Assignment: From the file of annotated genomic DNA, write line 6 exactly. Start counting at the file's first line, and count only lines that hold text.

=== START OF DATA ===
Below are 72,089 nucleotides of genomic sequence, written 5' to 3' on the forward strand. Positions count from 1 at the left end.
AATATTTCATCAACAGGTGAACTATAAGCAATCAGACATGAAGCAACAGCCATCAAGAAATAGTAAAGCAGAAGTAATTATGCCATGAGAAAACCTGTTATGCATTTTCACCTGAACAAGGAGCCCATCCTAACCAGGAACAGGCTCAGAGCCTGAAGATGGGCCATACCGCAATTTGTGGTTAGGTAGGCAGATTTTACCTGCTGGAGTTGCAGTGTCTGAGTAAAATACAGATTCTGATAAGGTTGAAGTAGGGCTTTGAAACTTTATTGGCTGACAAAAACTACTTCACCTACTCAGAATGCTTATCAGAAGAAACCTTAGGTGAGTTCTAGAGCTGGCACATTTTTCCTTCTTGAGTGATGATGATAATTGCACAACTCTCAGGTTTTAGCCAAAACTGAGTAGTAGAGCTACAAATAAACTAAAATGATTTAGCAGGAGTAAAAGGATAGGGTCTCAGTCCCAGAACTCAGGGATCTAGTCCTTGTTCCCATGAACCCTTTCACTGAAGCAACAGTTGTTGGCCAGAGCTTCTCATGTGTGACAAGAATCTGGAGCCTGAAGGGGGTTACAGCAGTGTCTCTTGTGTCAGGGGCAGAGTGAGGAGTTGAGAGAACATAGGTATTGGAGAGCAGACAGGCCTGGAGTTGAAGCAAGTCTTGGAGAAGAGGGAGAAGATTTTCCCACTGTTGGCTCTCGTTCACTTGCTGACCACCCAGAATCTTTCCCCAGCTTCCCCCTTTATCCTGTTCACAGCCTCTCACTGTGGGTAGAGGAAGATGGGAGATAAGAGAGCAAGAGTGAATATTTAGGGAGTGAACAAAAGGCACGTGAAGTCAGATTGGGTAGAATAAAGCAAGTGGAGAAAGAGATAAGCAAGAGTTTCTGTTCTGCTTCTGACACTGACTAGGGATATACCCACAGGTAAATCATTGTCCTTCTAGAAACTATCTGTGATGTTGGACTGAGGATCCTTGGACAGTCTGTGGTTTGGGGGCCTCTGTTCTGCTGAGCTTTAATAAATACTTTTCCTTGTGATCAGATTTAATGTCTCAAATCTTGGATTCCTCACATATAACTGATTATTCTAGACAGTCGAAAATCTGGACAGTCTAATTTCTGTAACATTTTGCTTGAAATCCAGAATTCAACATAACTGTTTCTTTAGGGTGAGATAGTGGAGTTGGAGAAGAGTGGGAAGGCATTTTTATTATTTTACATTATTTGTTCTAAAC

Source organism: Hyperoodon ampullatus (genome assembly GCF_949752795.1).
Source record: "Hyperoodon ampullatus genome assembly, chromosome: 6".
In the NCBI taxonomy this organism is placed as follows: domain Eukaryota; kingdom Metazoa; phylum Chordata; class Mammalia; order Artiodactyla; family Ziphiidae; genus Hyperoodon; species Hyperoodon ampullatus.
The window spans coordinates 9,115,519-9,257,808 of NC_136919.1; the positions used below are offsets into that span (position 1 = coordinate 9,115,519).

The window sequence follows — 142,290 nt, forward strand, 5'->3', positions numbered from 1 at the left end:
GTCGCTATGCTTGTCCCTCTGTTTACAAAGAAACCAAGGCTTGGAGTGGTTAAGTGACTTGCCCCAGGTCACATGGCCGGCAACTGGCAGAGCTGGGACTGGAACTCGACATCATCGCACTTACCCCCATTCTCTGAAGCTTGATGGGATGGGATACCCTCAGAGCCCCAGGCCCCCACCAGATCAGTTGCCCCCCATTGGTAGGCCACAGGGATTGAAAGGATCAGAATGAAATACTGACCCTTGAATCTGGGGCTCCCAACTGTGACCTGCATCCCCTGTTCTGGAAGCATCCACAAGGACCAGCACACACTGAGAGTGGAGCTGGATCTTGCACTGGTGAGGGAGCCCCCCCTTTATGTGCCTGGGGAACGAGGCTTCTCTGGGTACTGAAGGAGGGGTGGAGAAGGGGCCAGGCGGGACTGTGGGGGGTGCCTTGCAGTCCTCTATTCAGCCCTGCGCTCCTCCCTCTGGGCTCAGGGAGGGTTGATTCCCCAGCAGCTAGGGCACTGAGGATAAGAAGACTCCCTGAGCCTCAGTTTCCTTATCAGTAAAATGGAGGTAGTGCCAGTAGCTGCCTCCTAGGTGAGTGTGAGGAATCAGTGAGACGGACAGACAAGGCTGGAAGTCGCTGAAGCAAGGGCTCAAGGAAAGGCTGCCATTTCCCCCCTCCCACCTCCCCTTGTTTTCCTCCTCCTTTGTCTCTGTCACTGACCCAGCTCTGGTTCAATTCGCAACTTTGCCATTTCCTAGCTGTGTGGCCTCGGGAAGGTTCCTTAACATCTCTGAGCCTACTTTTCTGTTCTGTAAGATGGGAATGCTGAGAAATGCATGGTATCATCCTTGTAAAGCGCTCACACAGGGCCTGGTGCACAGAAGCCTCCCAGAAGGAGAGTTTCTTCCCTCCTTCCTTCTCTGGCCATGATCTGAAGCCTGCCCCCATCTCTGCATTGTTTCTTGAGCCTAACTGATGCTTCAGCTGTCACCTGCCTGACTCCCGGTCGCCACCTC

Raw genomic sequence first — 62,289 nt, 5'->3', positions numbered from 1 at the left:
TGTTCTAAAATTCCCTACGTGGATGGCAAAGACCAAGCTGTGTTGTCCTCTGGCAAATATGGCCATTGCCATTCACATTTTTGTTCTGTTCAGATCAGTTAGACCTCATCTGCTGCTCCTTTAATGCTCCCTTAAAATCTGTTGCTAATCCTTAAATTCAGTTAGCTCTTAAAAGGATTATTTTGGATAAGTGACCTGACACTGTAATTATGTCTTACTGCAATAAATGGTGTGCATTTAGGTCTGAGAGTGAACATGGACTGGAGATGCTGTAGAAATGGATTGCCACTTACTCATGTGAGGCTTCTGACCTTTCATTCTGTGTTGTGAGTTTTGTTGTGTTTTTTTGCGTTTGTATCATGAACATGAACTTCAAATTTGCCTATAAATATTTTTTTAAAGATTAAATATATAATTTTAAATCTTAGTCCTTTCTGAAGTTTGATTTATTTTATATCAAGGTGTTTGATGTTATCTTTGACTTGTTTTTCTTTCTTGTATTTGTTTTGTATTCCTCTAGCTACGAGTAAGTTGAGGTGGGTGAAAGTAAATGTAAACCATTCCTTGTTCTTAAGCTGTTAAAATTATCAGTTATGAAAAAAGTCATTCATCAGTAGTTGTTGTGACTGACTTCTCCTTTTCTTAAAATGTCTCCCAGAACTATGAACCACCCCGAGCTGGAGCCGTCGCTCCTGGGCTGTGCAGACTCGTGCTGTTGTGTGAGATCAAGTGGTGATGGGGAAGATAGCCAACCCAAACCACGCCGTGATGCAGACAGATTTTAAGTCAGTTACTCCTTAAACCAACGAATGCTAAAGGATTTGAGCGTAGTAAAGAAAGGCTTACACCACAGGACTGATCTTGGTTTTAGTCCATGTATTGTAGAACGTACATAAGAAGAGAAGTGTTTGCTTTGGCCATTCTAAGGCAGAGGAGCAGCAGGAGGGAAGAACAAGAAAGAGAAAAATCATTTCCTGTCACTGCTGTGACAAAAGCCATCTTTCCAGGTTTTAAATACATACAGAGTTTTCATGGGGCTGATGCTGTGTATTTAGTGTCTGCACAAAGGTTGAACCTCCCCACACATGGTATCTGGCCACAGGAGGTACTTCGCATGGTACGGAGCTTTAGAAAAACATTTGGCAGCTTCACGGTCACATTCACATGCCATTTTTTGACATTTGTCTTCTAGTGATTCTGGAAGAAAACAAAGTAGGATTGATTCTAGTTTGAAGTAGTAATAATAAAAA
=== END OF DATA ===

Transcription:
The window spans coordinates 9,115,519-9,257,808 of NC_136919.1; the positions used below are offsets into that span (position 1 = coordinate 9,115,519).